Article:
The cultures of some law firms and other legal workplaces mean that well-being is “often not a concern” while they chase increased profits, researchers have found.
They also said lawyers engaged in emotionally demanding work were experiencing burn-out.
The four researchers from the Open University are currently engaged in the LawCare -funded research which will result in e-learning resources to support skills to help deal with challenging legal workplaces.
They are Emma Jones and Neil Graffin, respectively senior lecturer and lecturer in law, Mathijs Lucassen, senior lecturer in mental health, and Rajvinder Samra, lecturer in health.
The team has been conducting focus groups with legal professionals in Belfast, Cardiff, Dublin, Edinburgh and London from a variety of professional backgrounds.
Writing on The Conversation  – a website enabling academics and researchers to deliver their views direct to the public – they said: “Participants have disclosed a number of issues which they felt had arisen from their work, including experiencing high levels of stress or witnessing it in others,” they recorded.
“Our interviewees have been saying that many of the issues facing lawyers appear to be structural, meaning that wider reform may be required to ameliorate some of the problems.
“For example, they often speak about the long hours they do, the high billing requirements they have, their large caseloads and the negative effect that these have on them.
“They also speak of the alienating cultures in which they work and which put them in competition with their colleagues, as well as how cuts to legal aid in the UK have impacted on the service that they can provide.”
The researchers said many practitioners spoke “directly of how the cultures of some legal environments mean that well-being is often not a concern”, with the focus for many firms on fee-earning, growth and productivity.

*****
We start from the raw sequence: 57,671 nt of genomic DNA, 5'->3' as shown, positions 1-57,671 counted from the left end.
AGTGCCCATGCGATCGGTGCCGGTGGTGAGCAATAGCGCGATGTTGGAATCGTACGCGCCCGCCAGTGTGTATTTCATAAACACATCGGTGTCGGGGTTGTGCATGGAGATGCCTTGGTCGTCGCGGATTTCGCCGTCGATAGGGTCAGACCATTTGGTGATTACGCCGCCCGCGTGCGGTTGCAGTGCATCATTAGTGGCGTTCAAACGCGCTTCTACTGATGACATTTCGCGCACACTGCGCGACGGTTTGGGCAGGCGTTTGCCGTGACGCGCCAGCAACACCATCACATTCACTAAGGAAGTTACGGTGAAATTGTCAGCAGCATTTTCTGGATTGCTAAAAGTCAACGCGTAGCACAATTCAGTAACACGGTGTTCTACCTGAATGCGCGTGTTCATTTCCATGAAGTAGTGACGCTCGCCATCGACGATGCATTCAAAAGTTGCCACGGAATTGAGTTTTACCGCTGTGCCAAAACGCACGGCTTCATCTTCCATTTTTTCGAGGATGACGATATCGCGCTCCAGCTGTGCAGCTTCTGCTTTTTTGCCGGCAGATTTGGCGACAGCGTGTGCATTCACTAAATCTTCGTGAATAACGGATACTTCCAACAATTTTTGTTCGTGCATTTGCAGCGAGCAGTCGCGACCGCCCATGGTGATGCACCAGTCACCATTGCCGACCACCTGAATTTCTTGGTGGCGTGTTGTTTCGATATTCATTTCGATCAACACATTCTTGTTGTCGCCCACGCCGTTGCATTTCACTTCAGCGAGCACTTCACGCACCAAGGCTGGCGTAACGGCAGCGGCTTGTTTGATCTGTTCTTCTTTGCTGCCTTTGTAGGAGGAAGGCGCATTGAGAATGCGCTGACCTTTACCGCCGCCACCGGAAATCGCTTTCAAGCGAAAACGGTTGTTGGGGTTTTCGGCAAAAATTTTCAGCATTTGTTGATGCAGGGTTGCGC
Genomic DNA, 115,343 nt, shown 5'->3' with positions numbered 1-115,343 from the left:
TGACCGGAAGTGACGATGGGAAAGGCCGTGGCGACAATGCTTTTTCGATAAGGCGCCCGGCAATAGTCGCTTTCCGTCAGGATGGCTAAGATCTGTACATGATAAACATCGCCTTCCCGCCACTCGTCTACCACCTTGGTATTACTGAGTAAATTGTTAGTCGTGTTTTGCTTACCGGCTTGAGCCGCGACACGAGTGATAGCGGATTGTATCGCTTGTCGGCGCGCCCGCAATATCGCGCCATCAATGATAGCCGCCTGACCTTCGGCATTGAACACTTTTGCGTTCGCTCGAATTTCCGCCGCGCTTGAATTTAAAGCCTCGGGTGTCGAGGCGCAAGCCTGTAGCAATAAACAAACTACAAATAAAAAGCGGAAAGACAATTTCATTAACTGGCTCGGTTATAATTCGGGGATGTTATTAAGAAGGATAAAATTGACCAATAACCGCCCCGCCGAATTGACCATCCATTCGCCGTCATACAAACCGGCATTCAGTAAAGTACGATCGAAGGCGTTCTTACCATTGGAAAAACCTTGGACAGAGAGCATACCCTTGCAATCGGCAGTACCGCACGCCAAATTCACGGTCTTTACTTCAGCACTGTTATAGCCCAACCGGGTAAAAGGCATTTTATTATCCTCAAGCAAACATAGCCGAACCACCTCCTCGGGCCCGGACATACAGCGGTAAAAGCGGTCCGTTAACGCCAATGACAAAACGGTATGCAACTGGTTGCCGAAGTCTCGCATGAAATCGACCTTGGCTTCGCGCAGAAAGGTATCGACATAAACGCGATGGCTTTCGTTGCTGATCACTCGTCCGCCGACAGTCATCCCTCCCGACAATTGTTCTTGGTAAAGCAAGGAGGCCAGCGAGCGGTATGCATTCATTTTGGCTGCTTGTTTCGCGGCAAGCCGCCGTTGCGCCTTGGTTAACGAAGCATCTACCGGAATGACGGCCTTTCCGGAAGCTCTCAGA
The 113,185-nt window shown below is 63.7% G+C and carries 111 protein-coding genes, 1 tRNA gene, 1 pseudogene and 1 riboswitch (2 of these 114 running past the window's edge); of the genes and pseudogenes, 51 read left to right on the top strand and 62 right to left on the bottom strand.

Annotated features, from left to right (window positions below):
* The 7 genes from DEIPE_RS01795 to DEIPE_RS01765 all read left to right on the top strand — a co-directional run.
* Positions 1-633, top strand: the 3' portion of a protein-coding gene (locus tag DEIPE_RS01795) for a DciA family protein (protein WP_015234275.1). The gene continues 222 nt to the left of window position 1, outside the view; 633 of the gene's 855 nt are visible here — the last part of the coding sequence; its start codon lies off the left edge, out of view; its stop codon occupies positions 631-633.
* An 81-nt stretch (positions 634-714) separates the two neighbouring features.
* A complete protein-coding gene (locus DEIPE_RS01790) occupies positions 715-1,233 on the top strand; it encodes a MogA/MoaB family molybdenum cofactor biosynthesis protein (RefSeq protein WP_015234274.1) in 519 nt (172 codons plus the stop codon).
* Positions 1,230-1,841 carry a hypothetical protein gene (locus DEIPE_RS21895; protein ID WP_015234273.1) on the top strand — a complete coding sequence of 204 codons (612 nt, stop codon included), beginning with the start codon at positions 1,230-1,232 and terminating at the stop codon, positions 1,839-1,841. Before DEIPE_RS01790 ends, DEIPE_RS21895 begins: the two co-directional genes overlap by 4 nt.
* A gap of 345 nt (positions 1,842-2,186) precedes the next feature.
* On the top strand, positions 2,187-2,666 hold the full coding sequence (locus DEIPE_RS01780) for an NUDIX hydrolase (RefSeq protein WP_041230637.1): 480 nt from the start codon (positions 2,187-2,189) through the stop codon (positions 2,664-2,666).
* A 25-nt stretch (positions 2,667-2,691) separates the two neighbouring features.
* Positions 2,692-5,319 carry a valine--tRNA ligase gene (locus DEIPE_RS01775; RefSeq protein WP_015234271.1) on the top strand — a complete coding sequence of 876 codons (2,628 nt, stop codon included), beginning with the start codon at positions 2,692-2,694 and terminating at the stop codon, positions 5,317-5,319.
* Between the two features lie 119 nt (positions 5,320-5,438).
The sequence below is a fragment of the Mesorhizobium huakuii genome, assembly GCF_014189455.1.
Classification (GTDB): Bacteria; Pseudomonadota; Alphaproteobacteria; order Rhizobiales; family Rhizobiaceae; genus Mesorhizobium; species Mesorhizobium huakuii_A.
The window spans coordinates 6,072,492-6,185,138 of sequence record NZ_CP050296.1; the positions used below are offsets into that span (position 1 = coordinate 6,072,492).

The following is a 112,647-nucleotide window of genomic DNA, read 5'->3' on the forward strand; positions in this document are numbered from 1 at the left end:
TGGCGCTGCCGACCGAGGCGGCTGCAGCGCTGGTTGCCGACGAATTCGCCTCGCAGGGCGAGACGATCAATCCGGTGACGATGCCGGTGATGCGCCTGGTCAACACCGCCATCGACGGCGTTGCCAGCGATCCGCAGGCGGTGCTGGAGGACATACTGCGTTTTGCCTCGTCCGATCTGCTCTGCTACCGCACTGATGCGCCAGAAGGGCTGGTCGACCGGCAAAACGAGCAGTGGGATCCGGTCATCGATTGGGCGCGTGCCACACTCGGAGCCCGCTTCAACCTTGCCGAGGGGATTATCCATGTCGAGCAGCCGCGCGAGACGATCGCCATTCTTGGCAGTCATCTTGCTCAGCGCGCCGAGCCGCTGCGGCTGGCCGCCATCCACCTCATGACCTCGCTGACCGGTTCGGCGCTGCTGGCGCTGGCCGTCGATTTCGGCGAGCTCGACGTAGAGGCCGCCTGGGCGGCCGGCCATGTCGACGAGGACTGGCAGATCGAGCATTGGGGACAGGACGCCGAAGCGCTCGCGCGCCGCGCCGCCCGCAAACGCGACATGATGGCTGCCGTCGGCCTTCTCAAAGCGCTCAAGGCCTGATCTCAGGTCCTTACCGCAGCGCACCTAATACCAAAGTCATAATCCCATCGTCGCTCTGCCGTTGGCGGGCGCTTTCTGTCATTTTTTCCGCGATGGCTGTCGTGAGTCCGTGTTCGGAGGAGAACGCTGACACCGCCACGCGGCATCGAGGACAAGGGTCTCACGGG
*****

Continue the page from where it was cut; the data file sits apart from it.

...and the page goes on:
“Well-being is therefore viewed as irrelevant. For example, practitioners have told us that there is of culture of ‘you have got to get on with it’ when dealing with stressful or emotionally demanding work.
The focus groups heard suggestions that there was a stigma within the profession with regards to mental health and that highlighting well-being issues “could be perceived as a sign of weakness and become a barrier to promotion”.
Participants also discussed a traditional lack of investment into supporting the mental health of lawyers.
Other lawyers spoke about the negative impacts of working with traumatised individuals, hearing traumatic narratives, or working with distressing evidence, with some saying they experienced burn-out from emotionally demanding work.
“So additional mechanisms may be needed to support lawyers who undertake cases of a distressing nature – for example, making free professional counselling available…
“Poor well-being within the profession is a real risk. There is a moral duty to care for all professionals – but particularly lawyers, who need to be fit and healthy to look after their clients’ interests.”